I chose App Engine because, well because it's there, because I been wanting to try it since they announced the Java environment and because for a light loads it's free.

This was my first experience with JDO.  You have to adjust your thinking to keep your focus on you objects and resist the temptation to think about things like insert/select to make a copy of a "row".  If you have trouble you can spend a little time in some JDO forums so the JDO police can sarcastically, flippantly and dismissively point out your old school thinking.  Persisting a copy of an object seems like a perfectly legitimate thing to want to do and of course it is possible, the key for me being the key (set to null) and using the serializable DTO to move the data between the existing object and new one.

I built a simple GWT interface that allows you to login using your Google account, to enter POIs, save them, edit them and copy them.  And once you've added some points of interest, there's a URL you can hit that will pump out the POIs in the appropriate JSON container for use with Layar.

It's built.  It works.  If you load Layar on your device and search "Idea City" you'll find a layer which is being served via this service.  You have to be on 6th Street in Austin (30.271428, -97.752770) to see anything, but if you really want to see the POIs you can set your lat/lon in the settings menu of the Layar app.  Better yet, here's a QR you can read.

Idea City Layar QR Code

Don't forget you put yourself on 6th and Wood in Austin either physically or virtually.

I say it's built, but there are more things to do.  For one the geo-spatial query is not particularly efficient.  In fact, it's positively brute force inefficient, but it works for small collections.  After I steel myself, I'll head back into the JDO forums to see if I can figure out a query that will let me efficiently select on a radius from a fixed lat/lon similar to the SQL in this example (in the Create SQL statement to fetch the POI information section).  There's also the matter of sanity checking on the Web form entries.  Clearly URLs should look like URLs, lats and lons should probably be normalized and maybe I should even ask you if you're serious when you enter a point that's "far away" from other points in the layar just to be sure.  The ultimate would be to add a service that would allow you to ingest an existing service into a UI, point and click the XML or JSON parts of the existing service output to build the crosswalk to the Layar JSON spec, maybe intersperse a few hand entered points and release the whole thing as a new Layar.  Yeah.  Right.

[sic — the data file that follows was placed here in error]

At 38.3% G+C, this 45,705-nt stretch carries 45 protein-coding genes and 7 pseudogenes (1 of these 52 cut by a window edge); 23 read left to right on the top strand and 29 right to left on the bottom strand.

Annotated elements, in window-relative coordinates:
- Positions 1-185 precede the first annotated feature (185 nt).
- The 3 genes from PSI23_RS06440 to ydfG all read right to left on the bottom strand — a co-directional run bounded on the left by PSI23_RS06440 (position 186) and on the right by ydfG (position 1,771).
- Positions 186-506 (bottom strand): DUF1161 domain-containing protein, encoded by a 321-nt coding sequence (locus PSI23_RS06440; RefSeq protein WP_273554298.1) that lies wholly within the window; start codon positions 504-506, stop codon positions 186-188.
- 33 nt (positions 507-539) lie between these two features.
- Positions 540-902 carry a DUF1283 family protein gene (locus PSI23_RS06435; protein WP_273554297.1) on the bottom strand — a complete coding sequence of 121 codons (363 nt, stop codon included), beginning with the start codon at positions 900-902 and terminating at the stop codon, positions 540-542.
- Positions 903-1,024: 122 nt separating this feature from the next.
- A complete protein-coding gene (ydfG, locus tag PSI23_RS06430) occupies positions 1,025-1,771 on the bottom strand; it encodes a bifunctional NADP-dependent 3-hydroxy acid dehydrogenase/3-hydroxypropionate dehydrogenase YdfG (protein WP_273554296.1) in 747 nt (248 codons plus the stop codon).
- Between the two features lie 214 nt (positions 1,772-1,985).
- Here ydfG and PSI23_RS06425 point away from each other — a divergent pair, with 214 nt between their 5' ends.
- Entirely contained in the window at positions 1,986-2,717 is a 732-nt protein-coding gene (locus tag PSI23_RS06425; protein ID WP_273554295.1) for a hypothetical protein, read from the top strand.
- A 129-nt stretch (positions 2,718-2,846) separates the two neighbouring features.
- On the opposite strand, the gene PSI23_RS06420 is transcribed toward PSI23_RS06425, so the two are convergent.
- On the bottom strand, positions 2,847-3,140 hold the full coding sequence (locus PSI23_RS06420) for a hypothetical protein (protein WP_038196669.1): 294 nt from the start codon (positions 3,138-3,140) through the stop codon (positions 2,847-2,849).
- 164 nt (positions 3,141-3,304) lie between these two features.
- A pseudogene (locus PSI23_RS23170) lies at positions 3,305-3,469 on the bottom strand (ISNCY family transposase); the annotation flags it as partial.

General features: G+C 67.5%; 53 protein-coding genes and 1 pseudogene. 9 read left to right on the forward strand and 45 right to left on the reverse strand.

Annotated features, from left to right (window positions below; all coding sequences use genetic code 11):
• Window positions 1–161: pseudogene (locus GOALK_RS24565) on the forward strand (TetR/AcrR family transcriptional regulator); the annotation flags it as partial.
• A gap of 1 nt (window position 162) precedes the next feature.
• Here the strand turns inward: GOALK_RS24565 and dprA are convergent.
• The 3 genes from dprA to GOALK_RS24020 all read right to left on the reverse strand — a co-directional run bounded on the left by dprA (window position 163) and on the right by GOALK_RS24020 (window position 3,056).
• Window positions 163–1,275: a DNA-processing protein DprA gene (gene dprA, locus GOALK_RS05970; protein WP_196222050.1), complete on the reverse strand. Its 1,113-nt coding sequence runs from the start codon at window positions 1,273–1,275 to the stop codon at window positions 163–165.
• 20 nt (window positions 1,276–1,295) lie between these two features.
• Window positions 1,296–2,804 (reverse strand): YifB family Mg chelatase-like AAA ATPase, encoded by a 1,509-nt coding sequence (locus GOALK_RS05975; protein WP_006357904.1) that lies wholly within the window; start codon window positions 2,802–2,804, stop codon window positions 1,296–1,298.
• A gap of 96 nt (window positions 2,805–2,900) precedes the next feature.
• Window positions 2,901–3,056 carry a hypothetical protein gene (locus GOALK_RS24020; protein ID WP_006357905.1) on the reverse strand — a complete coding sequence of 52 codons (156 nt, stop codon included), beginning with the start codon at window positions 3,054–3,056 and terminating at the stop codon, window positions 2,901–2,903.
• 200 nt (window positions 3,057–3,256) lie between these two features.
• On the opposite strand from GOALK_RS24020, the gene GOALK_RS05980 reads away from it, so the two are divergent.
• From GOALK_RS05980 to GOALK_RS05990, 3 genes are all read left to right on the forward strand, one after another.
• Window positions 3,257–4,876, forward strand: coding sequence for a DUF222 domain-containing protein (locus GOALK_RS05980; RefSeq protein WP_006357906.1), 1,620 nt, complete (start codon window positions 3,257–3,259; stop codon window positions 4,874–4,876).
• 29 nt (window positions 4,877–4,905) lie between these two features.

What is built now is called SnapLayar.  If you want to try it, contact me via my profile and all add you to the list of authorized users.  Maybe.  After I get the sanity checking implemented.

Friday, March 26, 2010

The Basics (Updated 4 June 2011)

Weathertop Consulting, LLC is the legal entity through which I write software both as a contractor for the National Oceanic and Atmospheric Administration and for private companies.

For nearly six years the focus of my work has been on development of the Live Access Server (LAS) a Web-application software system for display and analysis of geo-science data sets. The software, which can be downloaded and installed by anyone, gives data providers an easy way to establish services for their on-line data holdings so their users can make plots, create and download sub-sets in a variety of formats, and compare and analyze data.

Weathertop Consulting, LLS also the umbrella under which I develop my own applications for Android smart phones (the first product developed without a partner is scheduled for beta release in May).  I did release it in May.  Well, not May exactly, but June.  And not 2010 exactly, but 2011.  The ASAP Apps for Android site has all the details.  The first product I did (iMap Weather™) was a top-50 winner in the Android Developer Challenge I.  You can search in on the Android Market by the phrase "iMap Weather".